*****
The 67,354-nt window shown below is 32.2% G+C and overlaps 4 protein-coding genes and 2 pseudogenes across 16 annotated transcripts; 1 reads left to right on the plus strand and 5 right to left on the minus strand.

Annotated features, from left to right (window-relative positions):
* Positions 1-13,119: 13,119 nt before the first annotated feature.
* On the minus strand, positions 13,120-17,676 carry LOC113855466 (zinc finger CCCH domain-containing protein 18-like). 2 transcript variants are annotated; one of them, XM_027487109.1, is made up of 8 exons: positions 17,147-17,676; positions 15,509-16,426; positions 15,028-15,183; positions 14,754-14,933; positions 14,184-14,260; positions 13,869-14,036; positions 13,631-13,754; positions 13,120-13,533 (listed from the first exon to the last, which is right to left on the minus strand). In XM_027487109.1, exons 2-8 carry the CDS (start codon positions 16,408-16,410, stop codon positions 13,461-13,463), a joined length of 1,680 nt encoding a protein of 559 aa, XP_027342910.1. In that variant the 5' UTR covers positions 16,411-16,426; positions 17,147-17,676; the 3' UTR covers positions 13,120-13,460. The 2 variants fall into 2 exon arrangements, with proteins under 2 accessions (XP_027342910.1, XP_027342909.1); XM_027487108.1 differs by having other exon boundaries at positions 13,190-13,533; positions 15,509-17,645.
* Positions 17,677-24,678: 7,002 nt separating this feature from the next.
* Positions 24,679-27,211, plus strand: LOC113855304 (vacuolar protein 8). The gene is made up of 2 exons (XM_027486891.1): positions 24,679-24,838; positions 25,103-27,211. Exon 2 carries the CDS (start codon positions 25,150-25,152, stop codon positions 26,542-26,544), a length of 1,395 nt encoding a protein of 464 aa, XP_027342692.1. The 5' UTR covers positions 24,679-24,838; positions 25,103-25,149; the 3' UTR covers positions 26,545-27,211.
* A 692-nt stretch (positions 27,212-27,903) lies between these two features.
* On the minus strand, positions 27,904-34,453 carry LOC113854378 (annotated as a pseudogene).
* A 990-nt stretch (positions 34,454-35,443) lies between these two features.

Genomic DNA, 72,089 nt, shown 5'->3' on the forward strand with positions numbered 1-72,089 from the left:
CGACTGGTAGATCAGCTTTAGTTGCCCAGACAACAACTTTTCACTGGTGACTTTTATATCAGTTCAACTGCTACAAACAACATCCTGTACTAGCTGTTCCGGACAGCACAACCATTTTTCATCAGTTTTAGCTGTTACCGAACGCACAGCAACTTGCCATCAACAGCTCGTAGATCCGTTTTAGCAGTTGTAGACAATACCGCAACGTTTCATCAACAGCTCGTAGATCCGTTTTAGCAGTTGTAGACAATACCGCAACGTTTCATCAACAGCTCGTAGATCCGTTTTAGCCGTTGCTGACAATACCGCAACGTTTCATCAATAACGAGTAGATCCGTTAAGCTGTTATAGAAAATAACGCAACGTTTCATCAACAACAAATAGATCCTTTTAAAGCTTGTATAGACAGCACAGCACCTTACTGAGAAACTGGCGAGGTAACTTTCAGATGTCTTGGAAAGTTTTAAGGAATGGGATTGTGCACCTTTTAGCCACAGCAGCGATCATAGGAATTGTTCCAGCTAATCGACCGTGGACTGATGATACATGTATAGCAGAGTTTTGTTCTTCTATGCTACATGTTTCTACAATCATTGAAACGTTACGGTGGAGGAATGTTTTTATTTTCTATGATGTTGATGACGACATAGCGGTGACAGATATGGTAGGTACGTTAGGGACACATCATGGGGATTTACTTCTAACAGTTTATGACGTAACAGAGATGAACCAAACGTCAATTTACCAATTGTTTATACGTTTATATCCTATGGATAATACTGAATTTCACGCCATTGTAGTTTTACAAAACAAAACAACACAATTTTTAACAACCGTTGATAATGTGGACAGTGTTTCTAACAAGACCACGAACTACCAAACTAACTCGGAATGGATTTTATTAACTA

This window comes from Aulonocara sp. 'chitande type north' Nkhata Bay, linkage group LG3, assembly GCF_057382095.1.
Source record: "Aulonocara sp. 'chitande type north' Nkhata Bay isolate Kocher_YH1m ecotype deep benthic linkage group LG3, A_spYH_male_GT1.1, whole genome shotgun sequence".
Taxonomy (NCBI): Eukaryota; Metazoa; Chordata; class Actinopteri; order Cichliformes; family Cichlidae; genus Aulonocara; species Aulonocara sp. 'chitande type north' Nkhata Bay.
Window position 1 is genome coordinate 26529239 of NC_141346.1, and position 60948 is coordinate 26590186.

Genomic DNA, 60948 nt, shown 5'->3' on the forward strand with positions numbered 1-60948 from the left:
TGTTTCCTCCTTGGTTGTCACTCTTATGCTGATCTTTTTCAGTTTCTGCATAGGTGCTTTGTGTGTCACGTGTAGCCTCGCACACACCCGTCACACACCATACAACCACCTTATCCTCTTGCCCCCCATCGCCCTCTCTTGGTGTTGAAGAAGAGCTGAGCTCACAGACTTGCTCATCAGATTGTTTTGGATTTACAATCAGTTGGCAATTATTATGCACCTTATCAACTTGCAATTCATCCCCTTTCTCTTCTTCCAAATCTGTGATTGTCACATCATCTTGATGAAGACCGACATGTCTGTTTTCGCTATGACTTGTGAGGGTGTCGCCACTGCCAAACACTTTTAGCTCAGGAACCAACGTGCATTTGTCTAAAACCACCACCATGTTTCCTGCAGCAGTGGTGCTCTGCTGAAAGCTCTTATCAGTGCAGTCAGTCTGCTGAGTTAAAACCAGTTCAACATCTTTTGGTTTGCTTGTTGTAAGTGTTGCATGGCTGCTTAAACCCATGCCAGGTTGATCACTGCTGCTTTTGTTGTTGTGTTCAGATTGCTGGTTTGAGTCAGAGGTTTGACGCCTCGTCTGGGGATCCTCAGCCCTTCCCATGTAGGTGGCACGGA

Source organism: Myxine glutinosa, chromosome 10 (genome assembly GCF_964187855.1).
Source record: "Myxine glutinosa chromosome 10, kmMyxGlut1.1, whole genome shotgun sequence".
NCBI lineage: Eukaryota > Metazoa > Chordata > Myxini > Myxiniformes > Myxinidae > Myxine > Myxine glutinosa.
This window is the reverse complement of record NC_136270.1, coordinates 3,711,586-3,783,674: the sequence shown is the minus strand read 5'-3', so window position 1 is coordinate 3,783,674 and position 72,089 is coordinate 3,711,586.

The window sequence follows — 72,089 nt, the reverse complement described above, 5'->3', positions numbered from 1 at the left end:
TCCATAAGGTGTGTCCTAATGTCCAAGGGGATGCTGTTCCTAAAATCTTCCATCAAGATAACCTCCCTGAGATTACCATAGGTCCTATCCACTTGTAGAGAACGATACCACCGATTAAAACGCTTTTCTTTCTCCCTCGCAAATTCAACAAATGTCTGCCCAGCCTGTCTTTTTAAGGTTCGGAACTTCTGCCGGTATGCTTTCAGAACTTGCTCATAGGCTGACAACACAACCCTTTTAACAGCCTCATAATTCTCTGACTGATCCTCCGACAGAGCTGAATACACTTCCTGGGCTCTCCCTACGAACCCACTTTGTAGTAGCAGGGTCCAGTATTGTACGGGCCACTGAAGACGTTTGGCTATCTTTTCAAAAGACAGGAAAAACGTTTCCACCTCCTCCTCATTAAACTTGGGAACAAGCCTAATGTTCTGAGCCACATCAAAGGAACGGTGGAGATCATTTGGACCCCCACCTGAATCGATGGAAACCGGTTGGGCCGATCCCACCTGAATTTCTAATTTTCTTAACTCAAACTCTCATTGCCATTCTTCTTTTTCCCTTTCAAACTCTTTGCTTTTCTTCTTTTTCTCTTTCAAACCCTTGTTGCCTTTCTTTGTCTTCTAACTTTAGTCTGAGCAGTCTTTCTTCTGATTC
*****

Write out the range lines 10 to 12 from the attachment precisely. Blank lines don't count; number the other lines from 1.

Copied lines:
Genomic DNA, 72,089 nt, shown 5'->3' on the forward strand with positions numbered 1-72,089 from the left:
CGACTGGTAGATCAGCTTTAGTTGCCCAGACAACAACTTTTCACTGGTGACTTTTATATCAGTTCAACTGCTACAAACAACATCCTGTACTAGCTGTTCCGGACAGCACAACCATTTTTCATCAGTTTTAGCTGTTACCGAACGCACAGCAACTTGCCATCAACAGCTCGTAGATCCGTTTTAGCAGTTGTAGACAATACCGCAACGTTTCATCAACAGCTCGTAGATCCGTTTTAGCAGTTGTAGACAATACCGCAACGTTTCATCAACAGCTCGTAGATCCGTTTTAGCCGTTGCTGACAATACCGCAACGTTTCATCAATAACGAGTAGATCCGTTAAGCTGTTATAGAAAATAACGCAACGTTTCATCAACAACAAATAGATCCTTTTAAAGCTTGTATAGACAGCACAGCACCTTACTGAGAAACTGGCGAGGTAACTTTCAGATGTCTTGGAAAGTTTTAAGGAATGGGATTGTGCACCTTTTAGCCACAGCAGCGATCATAGGAATTGTTCCAGCTAATCGACCGTGGACTGATGATACATGTATAGCAGAGTTTTGTTCTTCTATGCTACATGTTTCTACAATCATTGAAACGTTACGGTGGAGGAATGTTTTTATTTTCTATGATGTTGATGACGACATAGCGGTGACAGATATGGTAGGTACGTTAGGGACACATCATGGGGATTTACTTCTAACAGTTTATGACGTAACAGAGATGAACCAAACGTCAATTTACCAATTGTTTATACGTTTATATCCTATGGATAATACTGAATTTCACGCCATTGTAGTTTTACAAAACAAAACAACACAATTTTTAACAACCGTTGATAATGTGGACAGTGTTTCTAACAAGACCACGAACTACCAAACTAACTCGGAATGGATTTTATTAACTA

This window comes from Aulonocara sp. 'chitande type north' Nkhata Bay, linkage group LG3, assembly GCF_057382095.1.